Another area Australia and New Zealand could usefully work together on is strengthening the South Pacific Nuclear Weapons Free Zone. It is more than 20 years since the Rarotonga Treaty entered into force, and an ongoing process among the member states to review and strengthen the treaty could be developed. Measures for consideration to strengthen the treaty include extending the zone to cover all weapons of mass and indiscriminate destruction, including chemical and biological weapons; strengthening mechanisms to monitor and verify compliance with the Treaty; establishing a secretariat to support and strengthen the treaty, such as exists in Latin America; addressing environmental monitoring and clean-up of former nuclear test sites and other areas radioactively contaminated by nuclear weapons development. Australia and New Zealand could convene a conference of signatory states to review the treaty, and lead cooperation among the existing nuclear weapons free zones in the Southern Hemisphere, with the aim of establishing a Southern Hemisphere nuclear weapons free zone.
As President Obama noted last month in Prague, small countries can play a pivotal role in world events. I would like in closing to honour an important contribution which highlights that this applies to New Zealand and New Zealanders. It was magistrate Harold Evans who first proposed that the International Court of Justice be asked to rule on the legal status of nuclear weapons. It was his persistence and that of other New Zealanders that spawned the World Court Project, which through the World Health Assembly and the United National General Assembly resulted in the largest case ever conducted by the Court, culminating in its landmark 1996 Advisory Opinion. The judges held that any use of nuclear weapons would be contrary to international humanitarian law, and that: “There exists an obligation to pursue in good faith and bring to a conclusion negotiations leading to nuclear disarmament in all its aspects under strict and effective international control.” All of us have a vital stake and role in helping to create a world free of nuclear weapons. Again in the words of President Obama: “We can”, and this achievement will help us enormously to address the many other serious challenges we face in building real human and planetary security and sustainability.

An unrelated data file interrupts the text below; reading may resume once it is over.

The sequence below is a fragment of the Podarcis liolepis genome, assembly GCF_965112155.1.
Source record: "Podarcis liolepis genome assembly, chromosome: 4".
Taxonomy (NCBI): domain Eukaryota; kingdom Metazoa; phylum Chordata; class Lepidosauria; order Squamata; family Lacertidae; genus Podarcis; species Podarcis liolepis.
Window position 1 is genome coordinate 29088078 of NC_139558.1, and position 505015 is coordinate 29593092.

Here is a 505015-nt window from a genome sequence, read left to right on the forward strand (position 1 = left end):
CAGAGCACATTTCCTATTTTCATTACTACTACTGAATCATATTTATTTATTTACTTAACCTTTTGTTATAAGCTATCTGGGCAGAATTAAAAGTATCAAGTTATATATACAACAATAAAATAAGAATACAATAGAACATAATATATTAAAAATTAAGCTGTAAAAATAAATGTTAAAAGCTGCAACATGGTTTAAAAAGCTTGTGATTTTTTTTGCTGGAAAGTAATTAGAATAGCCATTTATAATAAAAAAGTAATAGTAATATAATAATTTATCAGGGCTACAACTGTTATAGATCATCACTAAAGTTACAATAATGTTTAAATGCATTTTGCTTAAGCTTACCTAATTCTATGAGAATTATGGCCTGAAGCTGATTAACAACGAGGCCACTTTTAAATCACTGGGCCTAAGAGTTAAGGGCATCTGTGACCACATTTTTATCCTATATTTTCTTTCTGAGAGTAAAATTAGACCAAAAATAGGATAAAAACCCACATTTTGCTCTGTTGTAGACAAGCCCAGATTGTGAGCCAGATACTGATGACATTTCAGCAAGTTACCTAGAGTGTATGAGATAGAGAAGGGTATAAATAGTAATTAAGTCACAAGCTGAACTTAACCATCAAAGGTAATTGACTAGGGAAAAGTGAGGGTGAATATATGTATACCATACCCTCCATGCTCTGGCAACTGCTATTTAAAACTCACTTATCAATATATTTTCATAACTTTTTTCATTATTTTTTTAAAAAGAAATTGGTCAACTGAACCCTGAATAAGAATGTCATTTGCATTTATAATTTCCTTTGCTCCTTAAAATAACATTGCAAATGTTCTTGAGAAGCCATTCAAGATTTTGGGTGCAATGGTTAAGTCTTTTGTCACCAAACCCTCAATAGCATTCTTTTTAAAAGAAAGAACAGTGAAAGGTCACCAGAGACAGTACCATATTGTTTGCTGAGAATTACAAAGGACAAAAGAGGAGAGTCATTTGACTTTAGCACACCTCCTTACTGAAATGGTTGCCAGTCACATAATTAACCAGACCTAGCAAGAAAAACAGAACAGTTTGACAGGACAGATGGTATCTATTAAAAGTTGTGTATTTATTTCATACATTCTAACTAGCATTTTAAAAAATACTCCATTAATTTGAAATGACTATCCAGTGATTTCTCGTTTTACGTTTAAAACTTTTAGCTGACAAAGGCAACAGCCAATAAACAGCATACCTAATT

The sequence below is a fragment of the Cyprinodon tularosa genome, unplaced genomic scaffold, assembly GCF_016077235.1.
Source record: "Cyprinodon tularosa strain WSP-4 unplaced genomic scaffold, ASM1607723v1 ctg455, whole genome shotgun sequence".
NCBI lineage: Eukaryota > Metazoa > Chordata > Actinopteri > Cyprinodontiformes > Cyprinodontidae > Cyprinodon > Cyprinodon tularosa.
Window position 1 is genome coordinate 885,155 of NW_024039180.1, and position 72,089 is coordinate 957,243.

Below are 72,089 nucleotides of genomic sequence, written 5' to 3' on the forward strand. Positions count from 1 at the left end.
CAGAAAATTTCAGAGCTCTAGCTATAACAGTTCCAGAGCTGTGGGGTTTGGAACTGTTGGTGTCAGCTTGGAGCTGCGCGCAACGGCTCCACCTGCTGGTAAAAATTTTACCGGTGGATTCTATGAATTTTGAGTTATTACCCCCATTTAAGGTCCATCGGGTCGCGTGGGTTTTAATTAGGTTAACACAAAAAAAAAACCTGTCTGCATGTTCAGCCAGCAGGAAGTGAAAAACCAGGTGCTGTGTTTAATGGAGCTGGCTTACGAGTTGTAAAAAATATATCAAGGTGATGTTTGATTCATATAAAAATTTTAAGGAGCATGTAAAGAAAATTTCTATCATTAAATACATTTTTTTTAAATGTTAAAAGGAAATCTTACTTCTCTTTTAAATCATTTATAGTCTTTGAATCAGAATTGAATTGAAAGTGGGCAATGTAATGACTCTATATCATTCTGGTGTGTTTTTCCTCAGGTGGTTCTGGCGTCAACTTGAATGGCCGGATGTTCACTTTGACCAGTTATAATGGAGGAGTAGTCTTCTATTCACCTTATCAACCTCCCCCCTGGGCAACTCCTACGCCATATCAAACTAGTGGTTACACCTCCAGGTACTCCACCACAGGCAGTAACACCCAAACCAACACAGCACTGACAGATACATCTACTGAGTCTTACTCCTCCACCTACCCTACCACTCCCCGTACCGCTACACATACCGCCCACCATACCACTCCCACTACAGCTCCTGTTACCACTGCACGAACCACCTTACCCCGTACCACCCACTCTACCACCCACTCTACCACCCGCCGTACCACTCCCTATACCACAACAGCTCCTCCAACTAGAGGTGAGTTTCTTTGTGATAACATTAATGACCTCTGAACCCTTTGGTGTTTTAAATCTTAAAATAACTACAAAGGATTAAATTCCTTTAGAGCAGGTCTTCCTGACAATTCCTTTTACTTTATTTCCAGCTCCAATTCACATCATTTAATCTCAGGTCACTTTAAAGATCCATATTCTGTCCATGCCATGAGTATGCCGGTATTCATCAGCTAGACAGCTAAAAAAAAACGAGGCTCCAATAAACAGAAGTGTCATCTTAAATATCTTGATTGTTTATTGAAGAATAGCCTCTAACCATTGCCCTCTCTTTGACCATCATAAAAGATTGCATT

Originally presented as a speech to the New Zealand National Consultative Committee on Disarmament Conference, Legislative Council Chamber and Grand Hall Parliament, Wellington, New Zealand, Sunday 24 May 2009. Reproduced by kind permission of the Right Honorable Malcolm Fraser.
About the author
The Right Honorable Malcolm Fraser, AC CH, was the Prime Minister of Australia and the Leader of the Liberal Party of Australia from 1975 to 1983. Prior to being elected Prime Minister, he served as the Minister for the Army from 1966 to 1968, the Minister for Education and Science from 1968 to 1969 and again in 1972, and the Minister for Defence from 1969 to 1971. He served as the member for Wannon (Victoria) for the Liberal Party of Australia from 1955 to 1983.
In recognition of his work, he was made a British Privy Councillor in 1976, a Commonwealth Companion of Honour in 1977 and a Companion of the Order of Australia in 1988. In 2000 he was awarded the Human Rights Medal. He received the Grand Cordon of the Order of the Rising Sun from the Emperor of Japan in 2006.
On the 8 April 2009, together with Gustav Nossal, Barry Jones, Peter Gration, John Sanderson and Tilman Ruff, he published “It’s time to get serious about ridding the world of nuclear weapons“, in The Age newspaper.